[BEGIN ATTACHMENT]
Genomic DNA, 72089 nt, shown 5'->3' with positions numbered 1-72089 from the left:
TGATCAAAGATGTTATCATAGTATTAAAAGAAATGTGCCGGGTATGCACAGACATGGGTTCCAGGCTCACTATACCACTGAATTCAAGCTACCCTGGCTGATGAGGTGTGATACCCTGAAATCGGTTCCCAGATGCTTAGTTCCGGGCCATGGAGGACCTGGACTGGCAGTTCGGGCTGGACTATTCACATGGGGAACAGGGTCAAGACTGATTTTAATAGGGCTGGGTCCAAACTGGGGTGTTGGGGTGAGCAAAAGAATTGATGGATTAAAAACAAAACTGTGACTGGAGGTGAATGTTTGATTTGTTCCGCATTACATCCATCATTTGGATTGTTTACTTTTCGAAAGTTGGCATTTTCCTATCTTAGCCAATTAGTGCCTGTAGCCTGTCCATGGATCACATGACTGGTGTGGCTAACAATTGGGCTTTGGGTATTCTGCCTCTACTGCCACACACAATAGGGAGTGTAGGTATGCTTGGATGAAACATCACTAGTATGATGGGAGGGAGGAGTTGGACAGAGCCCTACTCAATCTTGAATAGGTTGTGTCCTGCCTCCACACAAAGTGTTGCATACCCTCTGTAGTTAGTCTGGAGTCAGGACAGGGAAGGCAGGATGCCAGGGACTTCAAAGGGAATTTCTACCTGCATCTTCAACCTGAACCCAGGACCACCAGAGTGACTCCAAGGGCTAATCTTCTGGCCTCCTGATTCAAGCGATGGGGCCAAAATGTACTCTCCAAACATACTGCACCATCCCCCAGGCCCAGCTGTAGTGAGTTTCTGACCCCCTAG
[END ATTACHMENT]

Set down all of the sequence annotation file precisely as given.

Genomic DNA, 72089 nt, shown 5'->3' with positions numbered 1-72089 from the left:
TGATCAAAGATGTTATCATAGTATTAAAAGAAATGTGCCGGGTATGCACAGACATGGGTTCCAGGCTCACTATACCACTGAATTCAAGCTACCCTGGCTGATGAGGTGTGATACCCTGAAATCGGTTCCCAGATGCTTAGTTCCGGGCCATGGAGGACCTGGACTGGCAGTTCGGGCTGGACTATTCACATGGGGAACAGGGTCAAGACTGATTTTAATAGGGCTGGGTCCAAACTGGGGTGTTGGGGTGAGCAAAAGAATTGATGGATTAAAAACAAAACTGTGACTGGAGGTGAATGTTTGATTTGTTCCGCATTACATCCATCATTTGGATTGTTTACTTTTCGAAAGTTGGCATTTTCCTATCTTAGCCAATTAGTGCCTGTAGCCTGTCCATGGATCACATGACTGGTGTGGCTAACAATTGGGCTTTGGGTATTCTGCCTCTACTGCCACACACAATAGGGAGTGTAGGTATGCTTGGATGAAACATCACTAGTATGATGGGAGGGAGGAGTTGGACAGAGCCCTACTCAATCTTGAATAGGTTGTGTCCTGCCTCCACACAAAGTGTTGCATACCCTCTGTAGTTAGTCTGGAGTCAGGACAGGGAAGGCAGGATGCCAGGGACTTCAAAGGGAATTTCTACCTGCATCTTCAACCTGAACCCAGGACCACCAGAGTGACTCCAAGGGCTAATCTTCTGGCCTCCTGATTCAAGCGATGGGGCCAAAATGTACTCTCCAAACATACTGCACCATCCCCCAGGCCCAGCTGTAGTGAGTTTCTGACCCCCTAG